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The Way We Were…
Jeffrey Bennett

…and the way it was!

I grew up in a little town about 25 miles north of Chicago called Northbrook, Ilinois at a time when everyone treated each other with respect. We didn’t eat a lot of fast food. We drank Kool-aid, ate lunch meat sandwiches, PB&J sandwiches, grilled cheese sandwiches, hot dogs, but mostly home made meal such as meatloaf, fried chicken, roast beef & pork chops, black eye peas, snap peas…

We grew up during a time when we would gather glass bottles to take to the store and use the deposit money to buy penny candy. (We even got a brown paper bag to put the candy in). You sure could get a lot for 25 cents. We went outside to play games, rode bikes, jumped rope and raced against sibling played hide and seek, Red Rover, Red light green light, mother may I, kick the can and yes the games got more daring as we grew…There was no bottled water, no microwave or cable tv, no cell phones, no hair straighteners… 

We ate cereal at the breakfast table before going to school. We did our homework, a chore or two and went out to play ball or other games with friends after school and watched some cartoons on Saturday morning (or Amos & Andy after school). If you were bad in school, you got in trouble there and when you got home you got in trouble again because they magically already knew. We had Sunday dinner together, no matter what.

We would ride our bikes for hours all without a cell phone or electronic games.

You LEARNED from your parents instead of disrespecting them and treating them as if they knew nothing. What they said might as well have been gospel.

If someone had a fight, that’s what it was…a fist fight and you were back to being friends after. Kids that were around guns were taught to respect them and never thought of taking a life.

You had to be close enough to home to hear your Mom yelling to tell you it’s time to come home for dinner. We ate around the dinner table and talked to each other. School was MANDATORY. We said the Pledge of Allegiance listened to our teachers. We watched what we said around our elders because we knew If we DISRESPECTED any grown up we would get our behinds busted, it wasn’t called abuse, it was called discipline! … We held doors, carried groceries and gave up our seat without being asked to do so.

You didn’t hear curse words on the radio or TV, and IF you cursed you did it away from the public or you got your mouth washed out with a bar of soap. “Please” and “Thank you” were part of our daily dialogue!

Wouldn’t it be nice if it were possible to get back to this way of life?

Editor’s NOTE: What you have just read is making the rounds on Facebook. I first saw it as a post from my sister, Suepy – and thinking that she had written it – I grabbed it for posting here. [Hey Sis – it is 25 miles – not 40] Then I found that her former sister-in-law, Shirley B. also posted a variation of it – but so what. It tells a story about the way so many of us were raised… then things began to slowly change after November 22, 1963. But you know what – take it for yourself, make the necessary changes as to where you were raised – and pass it around – go ahead – Re-post if you’re thankful for your childhood and will never forget where you came from! ~ Ed.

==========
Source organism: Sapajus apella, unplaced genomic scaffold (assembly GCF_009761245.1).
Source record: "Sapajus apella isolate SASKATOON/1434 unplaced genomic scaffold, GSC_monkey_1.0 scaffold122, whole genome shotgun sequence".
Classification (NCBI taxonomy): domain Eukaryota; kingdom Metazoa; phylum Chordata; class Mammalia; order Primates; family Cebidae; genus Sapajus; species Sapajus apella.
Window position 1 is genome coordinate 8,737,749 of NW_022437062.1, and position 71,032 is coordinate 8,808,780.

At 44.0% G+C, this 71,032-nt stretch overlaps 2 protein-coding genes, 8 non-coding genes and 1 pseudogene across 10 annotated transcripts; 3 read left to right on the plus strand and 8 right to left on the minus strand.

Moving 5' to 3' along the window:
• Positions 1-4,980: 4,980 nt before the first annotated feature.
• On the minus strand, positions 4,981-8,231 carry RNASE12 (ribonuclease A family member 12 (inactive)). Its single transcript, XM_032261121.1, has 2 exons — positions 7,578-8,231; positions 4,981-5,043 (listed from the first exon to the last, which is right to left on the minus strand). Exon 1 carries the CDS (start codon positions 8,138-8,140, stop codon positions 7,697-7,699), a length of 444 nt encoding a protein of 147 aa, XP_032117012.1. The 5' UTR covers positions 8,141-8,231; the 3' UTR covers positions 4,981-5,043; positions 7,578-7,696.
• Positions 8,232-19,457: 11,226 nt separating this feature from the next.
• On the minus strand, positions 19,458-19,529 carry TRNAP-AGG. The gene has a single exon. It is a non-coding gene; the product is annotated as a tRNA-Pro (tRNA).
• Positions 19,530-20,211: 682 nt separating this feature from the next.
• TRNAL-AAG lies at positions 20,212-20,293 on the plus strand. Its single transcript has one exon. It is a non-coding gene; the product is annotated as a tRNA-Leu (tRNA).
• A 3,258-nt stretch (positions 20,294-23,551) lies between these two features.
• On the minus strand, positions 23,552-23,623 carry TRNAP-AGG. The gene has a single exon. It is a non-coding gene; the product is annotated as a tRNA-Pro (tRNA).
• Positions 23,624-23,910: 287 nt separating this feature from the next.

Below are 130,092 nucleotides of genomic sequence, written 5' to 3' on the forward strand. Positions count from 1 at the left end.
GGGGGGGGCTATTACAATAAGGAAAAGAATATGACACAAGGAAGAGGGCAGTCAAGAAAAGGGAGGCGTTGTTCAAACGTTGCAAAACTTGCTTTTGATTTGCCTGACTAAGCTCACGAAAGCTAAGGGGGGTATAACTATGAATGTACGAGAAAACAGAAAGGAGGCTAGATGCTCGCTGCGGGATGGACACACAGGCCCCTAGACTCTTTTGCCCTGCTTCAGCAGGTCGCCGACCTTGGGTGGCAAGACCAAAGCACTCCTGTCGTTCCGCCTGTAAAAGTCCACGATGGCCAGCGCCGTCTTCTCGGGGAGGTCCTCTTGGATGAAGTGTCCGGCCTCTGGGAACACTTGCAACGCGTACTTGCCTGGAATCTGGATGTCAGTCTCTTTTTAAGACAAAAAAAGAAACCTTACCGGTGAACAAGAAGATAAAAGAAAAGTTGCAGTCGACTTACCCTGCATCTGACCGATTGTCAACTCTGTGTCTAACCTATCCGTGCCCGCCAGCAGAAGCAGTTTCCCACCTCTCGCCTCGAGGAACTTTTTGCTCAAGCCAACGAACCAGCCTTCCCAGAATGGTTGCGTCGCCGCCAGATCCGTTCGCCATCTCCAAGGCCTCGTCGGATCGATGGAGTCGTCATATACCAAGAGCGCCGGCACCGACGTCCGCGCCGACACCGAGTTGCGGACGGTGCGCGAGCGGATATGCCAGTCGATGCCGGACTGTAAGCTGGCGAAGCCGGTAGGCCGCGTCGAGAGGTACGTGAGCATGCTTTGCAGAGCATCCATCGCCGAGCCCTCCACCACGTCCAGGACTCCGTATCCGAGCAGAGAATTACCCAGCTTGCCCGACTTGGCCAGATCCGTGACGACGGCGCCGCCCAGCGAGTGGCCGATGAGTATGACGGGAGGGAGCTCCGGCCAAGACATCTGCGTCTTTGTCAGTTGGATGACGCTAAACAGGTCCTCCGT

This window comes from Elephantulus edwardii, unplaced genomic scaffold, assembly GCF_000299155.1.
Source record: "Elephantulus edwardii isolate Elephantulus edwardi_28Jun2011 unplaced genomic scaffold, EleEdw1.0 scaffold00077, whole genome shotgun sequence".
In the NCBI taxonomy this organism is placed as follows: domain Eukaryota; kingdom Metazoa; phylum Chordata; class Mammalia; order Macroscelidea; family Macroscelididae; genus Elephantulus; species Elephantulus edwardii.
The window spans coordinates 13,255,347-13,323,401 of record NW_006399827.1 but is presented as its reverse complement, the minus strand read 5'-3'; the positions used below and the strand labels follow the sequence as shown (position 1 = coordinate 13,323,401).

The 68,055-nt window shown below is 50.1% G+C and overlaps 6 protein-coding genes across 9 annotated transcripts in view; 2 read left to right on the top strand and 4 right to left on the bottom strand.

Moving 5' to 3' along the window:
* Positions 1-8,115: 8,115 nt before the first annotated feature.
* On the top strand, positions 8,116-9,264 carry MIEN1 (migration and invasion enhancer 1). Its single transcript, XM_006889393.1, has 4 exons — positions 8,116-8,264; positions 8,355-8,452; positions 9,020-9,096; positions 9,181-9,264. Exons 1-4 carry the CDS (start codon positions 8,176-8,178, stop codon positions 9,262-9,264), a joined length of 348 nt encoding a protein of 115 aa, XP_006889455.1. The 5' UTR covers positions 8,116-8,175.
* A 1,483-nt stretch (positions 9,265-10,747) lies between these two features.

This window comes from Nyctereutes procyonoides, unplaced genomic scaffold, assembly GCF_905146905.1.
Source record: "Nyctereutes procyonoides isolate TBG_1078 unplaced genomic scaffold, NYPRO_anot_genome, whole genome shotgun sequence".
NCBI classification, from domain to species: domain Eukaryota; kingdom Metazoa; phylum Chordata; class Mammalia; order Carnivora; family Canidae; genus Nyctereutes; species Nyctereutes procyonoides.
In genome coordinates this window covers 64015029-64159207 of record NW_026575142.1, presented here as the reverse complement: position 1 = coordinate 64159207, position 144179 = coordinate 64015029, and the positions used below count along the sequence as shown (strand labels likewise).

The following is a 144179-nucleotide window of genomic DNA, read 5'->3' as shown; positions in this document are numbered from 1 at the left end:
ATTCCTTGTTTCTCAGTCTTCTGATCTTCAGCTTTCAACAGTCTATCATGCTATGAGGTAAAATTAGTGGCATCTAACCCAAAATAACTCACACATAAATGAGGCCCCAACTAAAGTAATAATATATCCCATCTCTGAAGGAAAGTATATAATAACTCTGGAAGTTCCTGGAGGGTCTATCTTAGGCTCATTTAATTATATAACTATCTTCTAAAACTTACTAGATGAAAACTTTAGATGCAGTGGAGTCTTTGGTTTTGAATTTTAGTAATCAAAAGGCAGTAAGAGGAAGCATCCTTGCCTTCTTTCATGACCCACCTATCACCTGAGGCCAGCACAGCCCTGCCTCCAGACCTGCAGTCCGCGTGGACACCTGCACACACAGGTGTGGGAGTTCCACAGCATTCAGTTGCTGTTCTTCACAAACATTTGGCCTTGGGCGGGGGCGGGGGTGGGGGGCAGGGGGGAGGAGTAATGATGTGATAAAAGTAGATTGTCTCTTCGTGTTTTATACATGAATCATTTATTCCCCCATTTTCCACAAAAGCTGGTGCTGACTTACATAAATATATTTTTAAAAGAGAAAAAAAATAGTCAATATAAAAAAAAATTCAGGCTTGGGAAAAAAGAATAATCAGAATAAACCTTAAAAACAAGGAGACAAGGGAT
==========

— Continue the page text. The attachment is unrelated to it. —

I’ll see you at Sundown.



It has been said that those who forget the past are doomed to repeat it! My first broadcast on World Wide Christian Radio was heard June 28, 1995. Since that time, I have attempted to address the problems and the future of this nation in a manner that was unique from others who were, and are still, broadcasting on the ‘alternative media.’ My broadcasts have utilized historical, biblical and the financial knowledge which I have attained over six-decades on this earth – to get the message regarding the plans of the now and future “rulers” of the world – across to both knowledgeable and uninformed Americans alike.

I can think of no simpler way to describe The Federal Observer, but with the words of the great Patrick Henry of Virginia:

“It is natural for man to indulge in the illusions of hope. We are apt to shut our eyes against a painful truth, and listen to the song of that siren till she transforms us into beasts. Is this the part of wise men, engaged in a great and arduous struggle for liberty? Are we disposed to be the number of those who, having eyes, see not, and having ears, hear not, the things which so nearly concern their temporal salvation? For my part, whatever anguish of spirit it may cost, I am willing to know the whole truth; to know the worst, and to provide for it.”

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